2. The disclaimer must be received by the transferor of the interest, his legal representative, or the holder of the legal title to the property to which the interest relates not later than the date, which is nine months after the later of (a) the date on which the transfer creating the interest in the person is made or (b) the day on which the person attains age 21;
  3. The person disclaiming the interest must not have accepted the interest or any of its benefits; and
  4. As a result of the disclaimer, the interest must pass without any direction on the part of the person making the disclaimer either to (a) the spouse of the decedent or (b) a person other than the person making the disclaimer.

If the foregoing requirements are not met, the disclaimant will be deemed to have received the assets and to have made a taxable gift to the person receiving the assets as a result of the disclaimer.

Background on Disclaimers Resulting in Funds Passing to a Private Foundation Where Disclaimant is an Officer or Director

Regulation § 25.2518-2(d)(2) provides that if a beneficiary who disclaims an interest in property is also a fiduciary, that person cannot retain a wholly discretionary power to direct the enjoyment of the disclaimed interest. For example, a disclaimer by a beneficiary who is also a fiduciary would not meet the requirements of a qualified disclaimer if the fiduciary retains a discretionary power to allocate enjoyment of that interest among members of a designated class.  Regulation § 25.2518-2(e)(1)(i) provides that the requirements for a qualified disclaimer will not be satisfied if the disclaimant, either alone or in conjunction with another, directs the redistribution or transfer of the property or interest in property to another person or has the power to direct the redistribution of the property or interest in property to another person, unless such power is limited by an ascertainable standard. Thus, where a disclaimer of an interest in property results in the disclaimed interest passing to a family private foundation, a “qualified disclaimer” will not result where the disclaimant continues to control the disclaimed property by virtue of his or her official position with respect to the foundation. Where, however, the private foundation takes steps to ensure that funds received by the foundation as a result of an otherwise qualified disclaimer will not be subject to any wholly discretionary power on the part of the disclaimant to direct the distribution of the funds, the disclaimer will be a qualified disclaimer. Ltr. Rul. 200420007 demonstrates this point. In this ruling, the disclaimer resulted in a private foundation receiving funds; however, the disclaimant was one of the current directors and officers of the foundation. As a result of his position with the foundation, the disclaimant would have otherwise had discretionary power over the disclaimed funds after the disclaimer, thereby causing the disclaimer not to be a qualified disclaimer. To avoid disqualification as a qualified disclaimer, the private foundation adopted the following bylaw provision:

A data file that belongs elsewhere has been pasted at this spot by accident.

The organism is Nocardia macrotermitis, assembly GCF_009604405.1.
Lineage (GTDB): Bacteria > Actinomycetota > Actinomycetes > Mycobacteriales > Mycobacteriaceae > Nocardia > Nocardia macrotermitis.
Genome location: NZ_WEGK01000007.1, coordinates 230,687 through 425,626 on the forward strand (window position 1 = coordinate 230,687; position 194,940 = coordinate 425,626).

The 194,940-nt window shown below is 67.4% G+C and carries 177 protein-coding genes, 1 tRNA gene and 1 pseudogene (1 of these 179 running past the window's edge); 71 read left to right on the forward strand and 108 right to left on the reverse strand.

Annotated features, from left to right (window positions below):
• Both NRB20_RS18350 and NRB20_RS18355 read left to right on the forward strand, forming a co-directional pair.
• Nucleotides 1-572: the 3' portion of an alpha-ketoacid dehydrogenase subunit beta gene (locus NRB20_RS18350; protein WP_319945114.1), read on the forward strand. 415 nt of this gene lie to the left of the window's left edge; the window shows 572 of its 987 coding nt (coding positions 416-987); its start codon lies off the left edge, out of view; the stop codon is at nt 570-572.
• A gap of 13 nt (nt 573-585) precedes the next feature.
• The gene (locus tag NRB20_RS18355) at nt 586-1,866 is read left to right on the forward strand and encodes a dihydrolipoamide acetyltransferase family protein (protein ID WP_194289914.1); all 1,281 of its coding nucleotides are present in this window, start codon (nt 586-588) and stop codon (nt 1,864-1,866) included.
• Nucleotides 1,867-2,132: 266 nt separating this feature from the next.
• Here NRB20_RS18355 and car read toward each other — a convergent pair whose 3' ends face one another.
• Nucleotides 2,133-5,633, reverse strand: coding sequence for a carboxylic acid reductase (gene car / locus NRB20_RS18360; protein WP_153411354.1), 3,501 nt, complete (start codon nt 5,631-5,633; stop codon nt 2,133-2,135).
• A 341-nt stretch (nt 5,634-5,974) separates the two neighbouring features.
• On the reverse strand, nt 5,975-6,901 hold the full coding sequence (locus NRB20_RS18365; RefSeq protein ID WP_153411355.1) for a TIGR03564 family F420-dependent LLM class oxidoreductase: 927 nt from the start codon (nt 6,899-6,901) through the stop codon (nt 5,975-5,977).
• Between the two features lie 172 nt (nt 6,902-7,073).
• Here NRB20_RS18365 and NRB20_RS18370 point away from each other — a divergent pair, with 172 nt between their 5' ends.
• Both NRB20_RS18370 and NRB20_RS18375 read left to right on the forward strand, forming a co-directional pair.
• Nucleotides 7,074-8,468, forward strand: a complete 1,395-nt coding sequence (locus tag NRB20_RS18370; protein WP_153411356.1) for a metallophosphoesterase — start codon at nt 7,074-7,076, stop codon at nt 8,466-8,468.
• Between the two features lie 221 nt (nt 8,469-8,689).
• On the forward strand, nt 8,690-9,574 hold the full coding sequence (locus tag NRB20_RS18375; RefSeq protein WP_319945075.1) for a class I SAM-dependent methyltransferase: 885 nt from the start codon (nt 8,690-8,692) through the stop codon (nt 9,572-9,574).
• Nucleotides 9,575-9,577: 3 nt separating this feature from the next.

Section 1. Special Fund Committee.

a. The Board shall create a “Special Fund Committee” to determine the disposition of any assets of the Corporation held in each “Special Fund” created under the provisions of Section 3 of Article VII. Any person may serve on the Special Fund Committee, except for a Disqualified Person.

b. A “Disqualified Person” with respect to any particular Special Fund Committee is any person who has made a disclaimer of property that, as a result of the disclaimer, was transferred to such Special Fund.

c. Notwithstanding anything herein to the contrary, no Member or Director who is a Disqualified Person with respect to a particular Special Fund may participate in any vote relating to the appointment, removal, or compensation of any member of the Special Fund Committee of the Special Fund.

As a result of the adoption of the bylaw provision by the private foundation, the IRS ruled that the disclaimer was a “qualified disclaimer” and that the estate was entitled to a charitable deduction under IRC § 2055. Letter Ruling 200420007 also cited Rev. Rul. 72-552, which has been cited in a number of other letter rulings, which have concluded that the value of the assets of a CLT will not be includable in the grantor's gross estate, even where the income is paid to a private foundation with respect to which the grantor is a director or trustee, as long as those funds are isolated and the grantor does not participate in decisions as to distribution of those funds, or where the grantor resigns his positions with the foundation before funding the lead trust. Similarly, Rev. Rul. 72-552 has been cited in other letter rulings involving IRC § 2518disclaimer issues where a named beneficiary under a will disclaims his or her interest in favor of a family private foundation. Similar to the conclusion in Ltr. Rul. 200420007, those rulings have held that where the property disclaimed is held in a segregated account of the foundation over which the person making the disclaimer has no power, the disclaimer will be a qualified disclaimer under IRC § 2518.

Disclaimers Resulting in Funds Passing to a Donor-Advised Fund Where Disclaimant is an Advisor to the Fund